It was, I think, Fr Bernard Lynch who postulated that part of the Godhead must be gay. If he’s right, then no doubt a gay relationship can mirror or symbolize some other precious aspect of Christ and his relationship with humanity.
    (By the way did Paul himself actually write the Epistle to the Ephesians? There is apparently a considerable body of opinion among modern biblical scholars which holds that he didn’t – that Ephesians is deuteropauline. See e.g. UDO SCHNELLE, The History and Theology of the New Testament Writings (1998), pp. 300-3003. However that’s a matter for the scholars to sort out.)

  6. Re the first study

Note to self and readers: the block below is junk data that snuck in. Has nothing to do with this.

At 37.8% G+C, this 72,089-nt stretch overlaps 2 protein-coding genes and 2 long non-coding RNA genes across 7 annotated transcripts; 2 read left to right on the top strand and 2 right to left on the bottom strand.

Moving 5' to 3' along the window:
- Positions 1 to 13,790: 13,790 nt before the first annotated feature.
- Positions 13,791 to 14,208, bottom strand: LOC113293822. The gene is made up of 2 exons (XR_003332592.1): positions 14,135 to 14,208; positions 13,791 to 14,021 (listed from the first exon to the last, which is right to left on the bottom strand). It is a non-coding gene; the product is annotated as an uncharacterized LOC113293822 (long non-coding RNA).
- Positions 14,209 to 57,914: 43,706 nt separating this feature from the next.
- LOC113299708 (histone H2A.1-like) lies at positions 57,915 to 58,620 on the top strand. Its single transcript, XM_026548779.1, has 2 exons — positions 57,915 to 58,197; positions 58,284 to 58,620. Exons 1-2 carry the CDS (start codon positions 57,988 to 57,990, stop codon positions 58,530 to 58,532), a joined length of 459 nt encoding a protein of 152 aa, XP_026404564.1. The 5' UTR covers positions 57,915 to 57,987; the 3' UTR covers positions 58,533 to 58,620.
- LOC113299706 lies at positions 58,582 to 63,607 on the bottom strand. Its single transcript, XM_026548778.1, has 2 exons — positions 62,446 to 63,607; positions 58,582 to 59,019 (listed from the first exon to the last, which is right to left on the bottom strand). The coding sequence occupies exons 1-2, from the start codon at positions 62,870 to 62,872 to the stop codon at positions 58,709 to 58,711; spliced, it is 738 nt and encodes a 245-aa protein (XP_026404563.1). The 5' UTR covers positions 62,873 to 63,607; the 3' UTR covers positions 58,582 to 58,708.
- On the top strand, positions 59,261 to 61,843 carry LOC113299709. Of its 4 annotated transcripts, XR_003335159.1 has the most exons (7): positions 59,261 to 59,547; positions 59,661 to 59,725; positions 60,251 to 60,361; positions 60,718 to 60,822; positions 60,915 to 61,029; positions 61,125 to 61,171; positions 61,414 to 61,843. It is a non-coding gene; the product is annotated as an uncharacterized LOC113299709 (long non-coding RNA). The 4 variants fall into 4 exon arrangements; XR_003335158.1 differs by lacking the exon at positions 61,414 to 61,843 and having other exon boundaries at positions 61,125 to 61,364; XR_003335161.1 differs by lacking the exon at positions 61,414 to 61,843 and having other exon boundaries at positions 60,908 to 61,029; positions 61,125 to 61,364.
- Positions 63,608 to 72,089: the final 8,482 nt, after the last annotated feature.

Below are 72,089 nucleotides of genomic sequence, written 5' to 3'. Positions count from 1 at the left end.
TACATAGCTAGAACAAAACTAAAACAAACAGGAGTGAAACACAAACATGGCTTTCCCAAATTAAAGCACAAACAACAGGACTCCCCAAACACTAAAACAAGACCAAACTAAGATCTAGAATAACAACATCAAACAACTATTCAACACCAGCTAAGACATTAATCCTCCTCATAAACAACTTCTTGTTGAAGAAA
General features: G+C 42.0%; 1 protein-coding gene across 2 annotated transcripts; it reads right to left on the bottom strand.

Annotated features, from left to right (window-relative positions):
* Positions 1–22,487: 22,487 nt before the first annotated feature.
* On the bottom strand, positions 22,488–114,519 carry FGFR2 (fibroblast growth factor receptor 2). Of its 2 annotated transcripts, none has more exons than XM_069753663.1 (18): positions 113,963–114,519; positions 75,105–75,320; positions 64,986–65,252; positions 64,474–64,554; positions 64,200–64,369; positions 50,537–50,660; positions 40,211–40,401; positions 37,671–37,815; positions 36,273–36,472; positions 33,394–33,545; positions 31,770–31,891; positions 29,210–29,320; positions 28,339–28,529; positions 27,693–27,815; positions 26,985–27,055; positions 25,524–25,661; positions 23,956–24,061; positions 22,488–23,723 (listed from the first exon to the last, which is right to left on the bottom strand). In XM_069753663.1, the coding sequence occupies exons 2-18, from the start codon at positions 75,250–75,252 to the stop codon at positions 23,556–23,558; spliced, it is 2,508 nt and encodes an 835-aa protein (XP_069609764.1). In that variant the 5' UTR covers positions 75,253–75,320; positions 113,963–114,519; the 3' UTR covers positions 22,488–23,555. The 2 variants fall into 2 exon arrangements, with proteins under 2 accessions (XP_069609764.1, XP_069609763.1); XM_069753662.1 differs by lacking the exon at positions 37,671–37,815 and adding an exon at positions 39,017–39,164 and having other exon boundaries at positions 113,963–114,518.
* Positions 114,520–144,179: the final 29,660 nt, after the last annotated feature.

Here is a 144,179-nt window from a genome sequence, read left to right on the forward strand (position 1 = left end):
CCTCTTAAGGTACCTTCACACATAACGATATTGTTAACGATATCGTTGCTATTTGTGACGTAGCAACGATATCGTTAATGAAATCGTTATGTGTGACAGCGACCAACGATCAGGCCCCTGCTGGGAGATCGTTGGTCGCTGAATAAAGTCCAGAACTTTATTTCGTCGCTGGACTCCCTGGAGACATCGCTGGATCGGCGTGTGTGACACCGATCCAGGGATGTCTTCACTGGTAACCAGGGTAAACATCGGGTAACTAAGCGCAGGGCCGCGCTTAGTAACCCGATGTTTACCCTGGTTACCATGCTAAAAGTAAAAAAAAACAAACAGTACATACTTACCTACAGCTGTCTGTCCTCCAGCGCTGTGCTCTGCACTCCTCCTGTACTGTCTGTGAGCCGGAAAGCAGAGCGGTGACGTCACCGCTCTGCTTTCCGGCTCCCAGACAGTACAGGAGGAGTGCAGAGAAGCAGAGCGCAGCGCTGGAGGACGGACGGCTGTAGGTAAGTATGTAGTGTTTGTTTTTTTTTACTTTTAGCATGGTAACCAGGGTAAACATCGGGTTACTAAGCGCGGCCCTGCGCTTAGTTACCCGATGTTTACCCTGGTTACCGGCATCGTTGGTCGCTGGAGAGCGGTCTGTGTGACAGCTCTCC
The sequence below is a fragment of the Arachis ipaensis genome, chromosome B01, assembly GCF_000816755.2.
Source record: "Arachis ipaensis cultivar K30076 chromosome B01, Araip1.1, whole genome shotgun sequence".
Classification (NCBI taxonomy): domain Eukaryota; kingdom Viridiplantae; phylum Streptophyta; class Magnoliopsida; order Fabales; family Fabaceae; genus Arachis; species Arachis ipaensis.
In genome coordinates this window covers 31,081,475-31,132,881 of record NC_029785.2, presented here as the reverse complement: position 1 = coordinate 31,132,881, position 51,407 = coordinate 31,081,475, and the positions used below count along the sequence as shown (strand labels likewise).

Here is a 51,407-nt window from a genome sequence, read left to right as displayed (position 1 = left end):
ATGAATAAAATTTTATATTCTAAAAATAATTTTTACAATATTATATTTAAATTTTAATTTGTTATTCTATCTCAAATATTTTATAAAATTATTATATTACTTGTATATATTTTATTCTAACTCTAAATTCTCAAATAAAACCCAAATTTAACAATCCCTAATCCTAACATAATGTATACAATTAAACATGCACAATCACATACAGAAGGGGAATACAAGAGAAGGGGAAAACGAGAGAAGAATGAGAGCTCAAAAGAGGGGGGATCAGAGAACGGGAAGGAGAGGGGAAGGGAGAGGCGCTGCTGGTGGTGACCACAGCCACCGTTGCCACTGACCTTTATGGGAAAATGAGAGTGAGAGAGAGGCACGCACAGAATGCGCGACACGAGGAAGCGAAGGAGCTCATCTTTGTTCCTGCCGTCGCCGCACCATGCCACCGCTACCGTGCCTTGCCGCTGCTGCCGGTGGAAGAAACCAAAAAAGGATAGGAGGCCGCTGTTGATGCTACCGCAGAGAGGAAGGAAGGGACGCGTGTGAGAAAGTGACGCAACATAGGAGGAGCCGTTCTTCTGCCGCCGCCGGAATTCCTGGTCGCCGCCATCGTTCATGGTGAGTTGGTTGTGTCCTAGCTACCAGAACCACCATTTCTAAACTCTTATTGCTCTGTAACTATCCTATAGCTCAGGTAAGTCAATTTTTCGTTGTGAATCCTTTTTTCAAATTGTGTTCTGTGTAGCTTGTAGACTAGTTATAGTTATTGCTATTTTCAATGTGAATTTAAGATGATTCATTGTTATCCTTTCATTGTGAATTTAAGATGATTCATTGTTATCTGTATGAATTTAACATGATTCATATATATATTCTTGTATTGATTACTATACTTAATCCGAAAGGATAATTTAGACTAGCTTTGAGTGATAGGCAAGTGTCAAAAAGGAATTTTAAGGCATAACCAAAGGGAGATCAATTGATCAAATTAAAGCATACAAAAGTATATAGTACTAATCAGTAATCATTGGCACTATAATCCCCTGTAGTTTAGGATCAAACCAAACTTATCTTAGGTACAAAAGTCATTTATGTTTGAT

Those confidence intervals were not only wide, but included zero except in the variance explained by the unique environment. So I had a closer look. The first thing that became obvious is that female twin pairs comprised approximately 2/3 of the final sample (the final sample consisted of those mono or dizygotic twin pairs who both responded to the questions and thus were included in the analysis). For me it follows that the analysis will have more predictive power for the women twin population because their sample is much bigger. A larger sample predicts a smaller confidence interval (CI) and if we look at the data, we find that CIs are indeed consistently smaller in the female sample.